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Category Archives: The Power of Voice

Top 10 Ways to Butcher Your Presentation and How to Avoid Them

Arvee RobinsonBy Featured Speaker Arvee Robinson

1. Getting there late.
Walking frantically into a room full of people who have been waiting for you to arrive can be an embarrassing situation. Unless you are a magician, you might as well turn around and leave. It would take a miracle to get this audience to forget the inconvenience you have caused them. They probably have already passed judgment on you, deciding you’re an inconsiderate speaker rather than a viable expert in your field. Make the extra effort to arrive at least 1/2 hour before the event begins.

2. Apologizing before you start.
Starting off your presentation with “Uh, I’m sorry that I . . .” is the quickest, most assured way to lose your audience’s attention and leave them cold. Remember, YOU are the expert and true experts have nothing to be sorry for. The audience doesn’t care if you have a cold, woke up late, got caught in traffic, or tripped on a banana skin. All they care about is what information you’re going to give them that will benefit them in the shortest amount of time. Remember Love Story-“Love means never having to say you’re sorry.”
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Color in Public Speaking Does Not Refer to What You Are Wearing

Nancy DanielsBy Featured Speaker Nancy Daniels

One of the requirements for dynamic speaking, whether it is at the lectern or just in normal conversation, is to be expressive when you talk. This is known as color and refers to your vocal variety, facial expression, and body language. All three elements work hand-in-hand to make your delivery more interesting.

There are some who are colorful in conversation but freeze at the lectern. All color drains from both their face and their voice as they hastily spit out a pile of words, hoping to get the ordeal over with as soon as possible. And, there are others who lack color in speaking whether they are addressing an audience or just talking to a friend or family member.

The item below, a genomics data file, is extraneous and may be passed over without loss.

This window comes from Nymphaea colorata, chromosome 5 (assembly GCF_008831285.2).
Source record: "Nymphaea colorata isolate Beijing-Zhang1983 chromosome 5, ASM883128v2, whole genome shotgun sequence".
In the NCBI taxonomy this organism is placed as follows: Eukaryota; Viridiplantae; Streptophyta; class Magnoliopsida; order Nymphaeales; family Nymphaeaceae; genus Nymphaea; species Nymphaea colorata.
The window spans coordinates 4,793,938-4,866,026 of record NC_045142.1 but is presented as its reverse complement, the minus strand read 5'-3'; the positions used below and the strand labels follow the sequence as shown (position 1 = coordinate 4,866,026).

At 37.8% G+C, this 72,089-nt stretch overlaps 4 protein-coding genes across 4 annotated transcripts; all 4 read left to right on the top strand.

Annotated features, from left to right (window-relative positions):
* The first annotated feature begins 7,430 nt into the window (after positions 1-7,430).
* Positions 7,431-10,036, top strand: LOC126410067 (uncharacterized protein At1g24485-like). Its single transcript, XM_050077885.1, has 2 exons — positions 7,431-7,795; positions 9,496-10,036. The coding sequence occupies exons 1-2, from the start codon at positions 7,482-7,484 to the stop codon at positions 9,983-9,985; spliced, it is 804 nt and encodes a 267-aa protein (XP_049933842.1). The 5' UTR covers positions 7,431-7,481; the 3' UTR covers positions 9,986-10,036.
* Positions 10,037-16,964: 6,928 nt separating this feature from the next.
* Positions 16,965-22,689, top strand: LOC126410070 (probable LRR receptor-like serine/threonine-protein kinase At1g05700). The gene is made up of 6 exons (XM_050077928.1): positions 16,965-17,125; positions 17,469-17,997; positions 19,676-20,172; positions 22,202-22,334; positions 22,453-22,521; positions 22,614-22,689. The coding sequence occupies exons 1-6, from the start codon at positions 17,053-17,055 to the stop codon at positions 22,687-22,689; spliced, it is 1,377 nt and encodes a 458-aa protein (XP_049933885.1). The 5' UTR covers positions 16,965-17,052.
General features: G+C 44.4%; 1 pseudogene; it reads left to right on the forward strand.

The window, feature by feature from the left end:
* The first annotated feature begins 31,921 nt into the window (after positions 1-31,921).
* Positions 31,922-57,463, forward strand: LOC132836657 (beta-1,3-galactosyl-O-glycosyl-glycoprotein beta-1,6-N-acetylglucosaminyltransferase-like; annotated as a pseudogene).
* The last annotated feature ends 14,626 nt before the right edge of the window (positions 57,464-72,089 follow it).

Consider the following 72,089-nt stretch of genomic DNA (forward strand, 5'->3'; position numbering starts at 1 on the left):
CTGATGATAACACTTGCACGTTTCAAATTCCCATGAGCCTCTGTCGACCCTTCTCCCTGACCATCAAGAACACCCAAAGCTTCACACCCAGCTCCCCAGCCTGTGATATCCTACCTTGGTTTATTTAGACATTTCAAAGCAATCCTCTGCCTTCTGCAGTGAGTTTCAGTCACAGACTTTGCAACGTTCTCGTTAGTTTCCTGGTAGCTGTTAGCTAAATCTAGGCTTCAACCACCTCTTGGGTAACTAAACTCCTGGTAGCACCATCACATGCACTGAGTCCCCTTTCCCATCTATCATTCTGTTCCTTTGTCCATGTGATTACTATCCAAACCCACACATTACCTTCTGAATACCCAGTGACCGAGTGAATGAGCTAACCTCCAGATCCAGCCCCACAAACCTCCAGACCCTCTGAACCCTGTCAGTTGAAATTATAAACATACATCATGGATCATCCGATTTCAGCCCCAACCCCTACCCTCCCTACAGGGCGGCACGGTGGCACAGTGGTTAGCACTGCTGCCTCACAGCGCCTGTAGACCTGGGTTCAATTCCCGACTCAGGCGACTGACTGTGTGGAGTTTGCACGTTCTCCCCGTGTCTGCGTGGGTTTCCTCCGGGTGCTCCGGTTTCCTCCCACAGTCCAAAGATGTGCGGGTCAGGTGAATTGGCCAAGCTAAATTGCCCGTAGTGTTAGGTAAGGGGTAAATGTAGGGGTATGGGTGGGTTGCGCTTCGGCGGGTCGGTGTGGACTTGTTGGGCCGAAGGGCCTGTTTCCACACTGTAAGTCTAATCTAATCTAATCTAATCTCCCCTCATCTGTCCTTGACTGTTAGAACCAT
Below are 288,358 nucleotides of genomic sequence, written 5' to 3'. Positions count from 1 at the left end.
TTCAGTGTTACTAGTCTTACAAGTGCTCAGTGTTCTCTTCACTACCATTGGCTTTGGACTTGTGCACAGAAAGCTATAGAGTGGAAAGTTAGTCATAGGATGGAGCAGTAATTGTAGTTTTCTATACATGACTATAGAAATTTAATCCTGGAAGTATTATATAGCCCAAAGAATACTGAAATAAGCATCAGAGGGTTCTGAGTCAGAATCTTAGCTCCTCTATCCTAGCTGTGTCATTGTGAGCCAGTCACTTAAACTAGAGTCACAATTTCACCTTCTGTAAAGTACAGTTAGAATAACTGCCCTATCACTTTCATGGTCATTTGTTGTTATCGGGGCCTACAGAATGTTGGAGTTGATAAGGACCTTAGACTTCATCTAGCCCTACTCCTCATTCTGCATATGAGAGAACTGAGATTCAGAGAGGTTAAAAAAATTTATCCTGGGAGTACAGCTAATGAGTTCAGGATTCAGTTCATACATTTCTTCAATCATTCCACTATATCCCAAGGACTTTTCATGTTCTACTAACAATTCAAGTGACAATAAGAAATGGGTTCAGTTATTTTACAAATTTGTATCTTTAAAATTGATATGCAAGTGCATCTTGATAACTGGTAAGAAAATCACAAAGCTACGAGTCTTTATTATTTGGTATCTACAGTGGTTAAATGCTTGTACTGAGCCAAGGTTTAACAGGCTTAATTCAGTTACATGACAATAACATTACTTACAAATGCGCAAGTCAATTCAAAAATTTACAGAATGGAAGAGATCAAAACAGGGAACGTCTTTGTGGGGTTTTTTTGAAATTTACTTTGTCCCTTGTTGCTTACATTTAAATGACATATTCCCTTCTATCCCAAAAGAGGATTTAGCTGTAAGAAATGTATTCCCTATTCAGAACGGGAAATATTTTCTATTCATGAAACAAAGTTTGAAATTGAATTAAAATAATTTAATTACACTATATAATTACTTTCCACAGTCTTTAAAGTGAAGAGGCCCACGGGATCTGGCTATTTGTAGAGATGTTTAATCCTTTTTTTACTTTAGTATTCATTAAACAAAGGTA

Why is color so important? Because without it, you are boring. It is difficult enough to keep your listeners’ attention. Our ability to focus for any great length of time has decreased considerably. With the overwhelming amount of visual and aural stimuli with which we are constantly bombarded, this should come as no surprise. Did you know that the amount of time spent on a website page is less than 40 seconds?
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The Power of Vocal Variety

The Power of Vocal VarietyNo one wants to listen to a presentation delivered in a monotone. Tone, pitch and volume all convey meaning … and they help keep the audience engaged. That’s the power of vocal variety.

But, like all powers, vocal variety is a tool that can be used to both make your presentation more powerful … or just plane confusing. It is the finesse with which you use vocal variety that can make or break your speech.

Use too little and your audience falls asleep.

Use too much and your audience wants to run away from you!

Here are some tips for making vocal variety work for you:

Volume:
How loudly or softly you say things adds emphasis. For example, when you suddenly say something louder than the rest of your presentation, you wake up the audience. You startle them into paying attention.

Lower your volume and you make them lean in toward you to take it all in. Lowering volume can also have a calming effect.
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Vocal Variety – Spice of the Speech

vocal varietyIt has been shown that we are more likely to be affected by voice of a speaker than by the words spoken. It is how the speech is delivered, rather than what is said, this is most important.

There are five basic ways you can vary your voice when you speak. The variables are volume, pitch, rate, quality and character. Let’s cover these individually.

Volume.
How loudly or softly you say your words makes a difference in the emotion or impact of those words. For example, if I was to say, “I am very angry” with a soft voice, I’m not as likely to give you the impression that I’m angry, as I would if I said the same thing loudly.
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